New Jersey Gov. Chris Christie brushed off concerns Friday that President Obama’s visit to his state next week will harm his political future.
Obama plans to survey the area’s recovery efforts since Superstorm Sandy hit the region last October, when he last paid a visit to the Jersey Shore. Christie’s enthusiastic reception of the president last fall was criticized by his fellow Republicans, some of whom blamed him for the loss of their party's presidential candidate, Mitt Romney, just a week later.
"If the president wants to come back here and see the progress and look at it himself, I never worry about that stuff. I’m just doing my job,” Christie told TODAY’s Matt Lauer while touring the Jersey Shore.
“The bottom line is that you can’t experience as you’re experiencing it right now, unless you’re here and you see it for yourself,” he said. “The fact of the matter is, he’s the president of the United States and he wants to come here and see the people of New Jersey. I’m the governor and I’ll be here to welcome him.”
Obama’s visit Tuesday will coincide with the start of the Memorial Day summer tourism season and could be seen as an economic boost for businesses and a spiritual boost for families still rebuilding their homes.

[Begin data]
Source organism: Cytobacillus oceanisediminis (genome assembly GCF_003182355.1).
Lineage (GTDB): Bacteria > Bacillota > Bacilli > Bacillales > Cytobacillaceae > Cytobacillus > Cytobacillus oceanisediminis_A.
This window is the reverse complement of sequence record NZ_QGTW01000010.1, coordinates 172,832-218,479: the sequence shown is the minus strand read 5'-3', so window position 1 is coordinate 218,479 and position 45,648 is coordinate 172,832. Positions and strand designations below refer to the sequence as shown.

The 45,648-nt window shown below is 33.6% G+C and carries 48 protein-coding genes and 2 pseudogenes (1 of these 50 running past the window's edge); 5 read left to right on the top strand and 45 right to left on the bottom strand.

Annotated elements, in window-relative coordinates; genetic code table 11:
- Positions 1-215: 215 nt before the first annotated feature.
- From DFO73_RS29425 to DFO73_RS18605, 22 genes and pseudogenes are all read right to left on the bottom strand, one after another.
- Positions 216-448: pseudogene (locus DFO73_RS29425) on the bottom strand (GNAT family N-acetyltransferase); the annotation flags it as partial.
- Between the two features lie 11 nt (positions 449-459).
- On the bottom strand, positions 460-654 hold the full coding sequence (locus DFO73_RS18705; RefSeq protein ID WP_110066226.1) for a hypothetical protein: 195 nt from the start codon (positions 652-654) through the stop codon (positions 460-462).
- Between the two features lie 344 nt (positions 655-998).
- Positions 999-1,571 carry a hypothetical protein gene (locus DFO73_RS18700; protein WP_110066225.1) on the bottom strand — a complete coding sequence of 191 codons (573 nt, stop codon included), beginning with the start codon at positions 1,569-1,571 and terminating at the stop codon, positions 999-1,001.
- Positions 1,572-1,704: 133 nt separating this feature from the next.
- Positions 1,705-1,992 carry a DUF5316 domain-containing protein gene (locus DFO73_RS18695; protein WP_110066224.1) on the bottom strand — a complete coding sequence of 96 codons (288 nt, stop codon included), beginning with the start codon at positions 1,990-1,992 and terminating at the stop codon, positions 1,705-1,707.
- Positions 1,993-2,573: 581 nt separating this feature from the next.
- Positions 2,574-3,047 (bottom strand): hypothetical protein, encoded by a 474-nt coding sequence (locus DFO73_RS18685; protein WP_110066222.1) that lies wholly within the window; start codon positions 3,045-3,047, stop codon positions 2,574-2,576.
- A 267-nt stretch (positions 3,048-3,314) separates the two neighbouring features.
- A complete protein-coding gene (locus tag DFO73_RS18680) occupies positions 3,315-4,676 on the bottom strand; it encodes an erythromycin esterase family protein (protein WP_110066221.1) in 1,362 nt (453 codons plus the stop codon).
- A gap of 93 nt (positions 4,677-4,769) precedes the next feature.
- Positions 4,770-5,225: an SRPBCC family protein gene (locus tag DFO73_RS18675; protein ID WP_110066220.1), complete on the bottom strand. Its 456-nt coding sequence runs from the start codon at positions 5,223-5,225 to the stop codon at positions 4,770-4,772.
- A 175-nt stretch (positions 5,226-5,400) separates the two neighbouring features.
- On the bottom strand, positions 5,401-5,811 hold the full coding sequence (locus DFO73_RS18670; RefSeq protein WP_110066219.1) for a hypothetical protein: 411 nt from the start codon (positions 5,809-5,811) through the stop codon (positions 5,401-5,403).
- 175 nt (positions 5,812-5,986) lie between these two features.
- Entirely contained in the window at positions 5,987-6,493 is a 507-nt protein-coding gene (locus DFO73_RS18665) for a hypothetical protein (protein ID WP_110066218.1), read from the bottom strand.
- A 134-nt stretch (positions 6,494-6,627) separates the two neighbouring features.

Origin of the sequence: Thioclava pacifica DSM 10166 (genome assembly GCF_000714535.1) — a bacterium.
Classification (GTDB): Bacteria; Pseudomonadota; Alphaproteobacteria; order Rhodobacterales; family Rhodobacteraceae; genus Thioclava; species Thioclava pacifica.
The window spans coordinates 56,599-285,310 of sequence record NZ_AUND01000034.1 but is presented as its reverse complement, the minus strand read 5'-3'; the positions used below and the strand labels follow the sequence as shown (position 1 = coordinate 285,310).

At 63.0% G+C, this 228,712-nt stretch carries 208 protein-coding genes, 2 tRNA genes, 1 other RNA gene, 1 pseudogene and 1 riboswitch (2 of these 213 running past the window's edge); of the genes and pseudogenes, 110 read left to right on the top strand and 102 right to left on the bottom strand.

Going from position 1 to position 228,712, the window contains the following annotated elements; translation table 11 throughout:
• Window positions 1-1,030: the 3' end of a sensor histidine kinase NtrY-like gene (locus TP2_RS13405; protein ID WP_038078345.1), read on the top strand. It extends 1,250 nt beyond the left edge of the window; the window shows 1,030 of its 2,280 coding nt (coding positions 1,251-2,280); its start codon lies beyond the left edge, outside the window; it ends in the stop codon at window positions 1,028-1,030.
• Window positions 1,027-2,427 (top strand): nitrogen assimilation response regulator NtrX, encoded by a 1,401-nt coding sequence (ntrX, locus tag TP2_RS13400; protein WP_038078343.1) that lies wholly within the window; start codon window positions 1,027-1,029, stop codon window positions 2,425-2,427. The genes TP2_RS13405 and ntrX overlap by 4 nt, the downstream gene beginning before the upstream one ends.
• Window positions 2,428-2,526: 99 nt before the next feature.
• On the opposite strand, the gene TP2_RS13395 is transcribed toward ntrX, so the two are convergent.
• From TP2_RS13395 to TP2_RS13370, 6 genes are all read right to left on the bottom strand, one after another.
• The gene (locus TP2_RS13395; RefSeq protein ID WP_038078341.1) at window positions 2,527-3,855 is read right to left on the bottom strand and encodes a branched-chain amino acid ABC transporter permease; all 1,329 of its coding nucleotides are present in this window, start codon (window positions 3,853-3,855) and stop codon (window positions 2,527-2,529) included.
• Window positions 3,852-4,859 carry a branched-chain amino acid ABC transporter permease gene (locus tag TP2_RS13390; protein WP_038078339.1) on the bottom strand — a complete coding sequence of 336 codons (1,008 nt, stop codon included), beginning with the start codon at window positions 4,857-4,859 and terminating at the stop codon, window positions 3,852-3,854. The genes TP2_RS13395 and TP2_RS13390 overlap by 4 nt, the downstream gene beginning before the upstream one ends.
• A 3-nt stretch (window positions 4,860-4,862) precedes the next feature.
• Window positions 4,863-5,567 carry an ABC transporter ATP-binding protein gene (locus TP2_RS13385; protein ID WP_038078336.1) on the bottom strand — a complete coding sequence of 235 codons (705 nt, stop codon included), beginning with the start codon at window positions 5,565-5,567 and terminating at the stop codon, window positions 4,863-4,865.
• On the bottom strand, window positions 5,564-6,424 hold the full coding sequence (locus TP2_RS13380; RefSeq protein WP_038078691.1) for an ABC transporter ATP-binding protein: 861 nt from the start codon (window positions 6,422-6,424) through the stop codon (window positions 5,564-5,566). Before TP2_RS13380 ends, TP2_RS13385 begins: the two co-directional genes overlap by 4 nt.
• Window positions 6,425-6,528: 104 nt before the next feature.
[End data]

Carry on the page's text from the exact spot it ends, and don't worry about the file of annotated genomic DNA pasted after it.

Christie also addressed questions about his recent weight loss surgery. He said the gastric bypass procedure he underwent in February received a lot more attention than he expected.
“I misevaluated that part of it but in the end, it’s really nice,” he said.
Christie said he gets asked all the time how he’s feeling and “I think most of it is borne out of concern for me and that’s great.”
But he stressed he underwent the surgery for himself and his family, not for the public.
“I hope there’s a Christie effect for Christie, and if there’s other stuff that happens for folks, that’s great. But that’s not why I’m doing it. I’m doing it for (wife) Mary Pat, for my kids, and for myself, to be better and to be healthier,” he said.
“And if it inspires other people, great for them, but that’s not why I’m going it and I’m certainly not going to run around taking any victory laps no matter how well I do. It’s a lifelong struggle.”
Christie's wife, Mary Pat, later told TODAY's Willie Geist that the family has struggled with the issue for years. She said she never encouraged her husband to get the surgery, but instead acted as a sounding board for him.
“When the governor finally decided to do that, we were all really supportive,” she said. “We’re just happy that he has a lot of hope about the future, in that regard.”
Asked about whether her husband plans to run for president in 2016, Christie said her husband’s first focus is the upcoming gubernatorial race.
“We’ve had discussions like everybody does about what the future holds so we certainly know what the opportunities could be,” she said. “I think after we tackle 2013 and our re-election of him we’ll think about what the future holds.”